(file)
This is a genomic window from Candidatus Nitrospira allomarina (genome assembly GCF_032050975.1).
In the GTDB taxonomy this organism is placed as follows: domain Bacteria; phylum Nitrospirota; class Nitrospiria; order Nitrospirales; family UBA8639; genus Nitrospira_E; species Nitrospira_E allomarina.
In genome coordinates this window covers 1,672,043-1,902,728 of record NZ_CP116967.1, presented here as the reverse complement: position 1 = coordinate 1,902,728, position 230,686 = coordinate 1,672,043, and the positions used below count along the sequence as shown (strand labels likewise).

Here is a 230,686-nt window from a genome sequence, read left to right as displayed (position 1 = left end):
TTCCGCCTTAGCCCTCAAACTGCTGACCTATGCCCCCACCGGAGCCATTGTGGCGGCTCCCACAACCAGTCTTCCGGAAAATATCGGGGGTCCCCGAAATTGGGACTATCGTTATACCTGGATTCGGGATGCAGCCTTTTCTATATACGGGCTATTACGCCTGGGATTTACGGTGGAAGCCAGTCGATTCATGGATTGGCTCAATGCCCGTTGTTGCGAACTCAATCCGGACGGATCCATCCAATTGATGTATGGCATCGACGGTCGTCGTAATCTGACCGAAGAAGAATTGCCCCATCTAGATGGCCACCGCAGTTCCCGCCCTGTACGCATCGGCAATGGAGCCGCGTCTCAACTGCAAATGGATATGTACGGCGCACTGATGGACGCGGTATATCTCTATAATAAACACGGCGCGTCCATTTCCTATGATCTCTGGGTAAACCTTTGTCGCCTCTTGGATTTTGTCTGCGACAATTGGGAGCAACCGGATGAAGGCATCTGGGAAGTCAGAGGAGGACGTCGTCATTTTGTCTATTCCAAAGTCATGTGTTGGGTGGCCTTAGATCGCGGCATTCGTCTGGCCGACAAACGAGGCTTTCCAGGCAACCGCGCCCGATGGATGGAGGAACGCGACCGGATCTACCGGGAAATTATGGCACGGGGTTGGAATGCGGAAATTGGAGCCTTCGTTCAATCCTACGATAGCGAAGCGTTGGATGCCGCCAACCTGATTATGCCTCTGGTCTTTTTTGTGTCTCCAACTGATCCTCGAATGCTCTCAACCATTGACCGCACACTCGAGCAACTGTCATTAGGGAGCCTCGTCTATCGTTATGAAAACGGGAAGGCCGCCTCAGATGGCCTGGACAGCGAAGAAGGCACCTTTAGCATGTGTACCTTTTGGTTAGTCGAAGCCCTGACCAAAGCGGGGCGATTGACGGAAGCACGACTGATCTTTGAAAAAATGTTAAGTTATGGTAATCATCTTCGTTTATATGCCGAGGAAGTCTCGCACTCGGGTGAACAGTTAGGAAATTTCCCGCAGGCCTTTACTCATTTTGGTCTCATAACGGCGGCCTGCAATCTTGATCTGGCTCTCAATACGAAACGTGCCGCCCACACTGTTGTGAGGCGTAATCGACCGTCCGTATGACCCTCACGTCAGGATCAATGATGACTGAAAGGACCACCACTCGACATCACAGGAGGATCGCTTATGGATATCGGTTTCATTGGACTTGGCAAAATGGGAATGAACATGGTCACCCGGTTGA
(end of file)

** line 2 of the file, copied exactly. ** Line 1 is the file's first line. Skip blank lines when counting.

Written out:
In the GTDB taxonomy this organism is placed as follows: domain Bacteria; phylum Nitrospirota; class Nitrospiria; order Nitrospirales; family UBA8639; genus Nitrospira_E; species Nitrospira_E allomarina.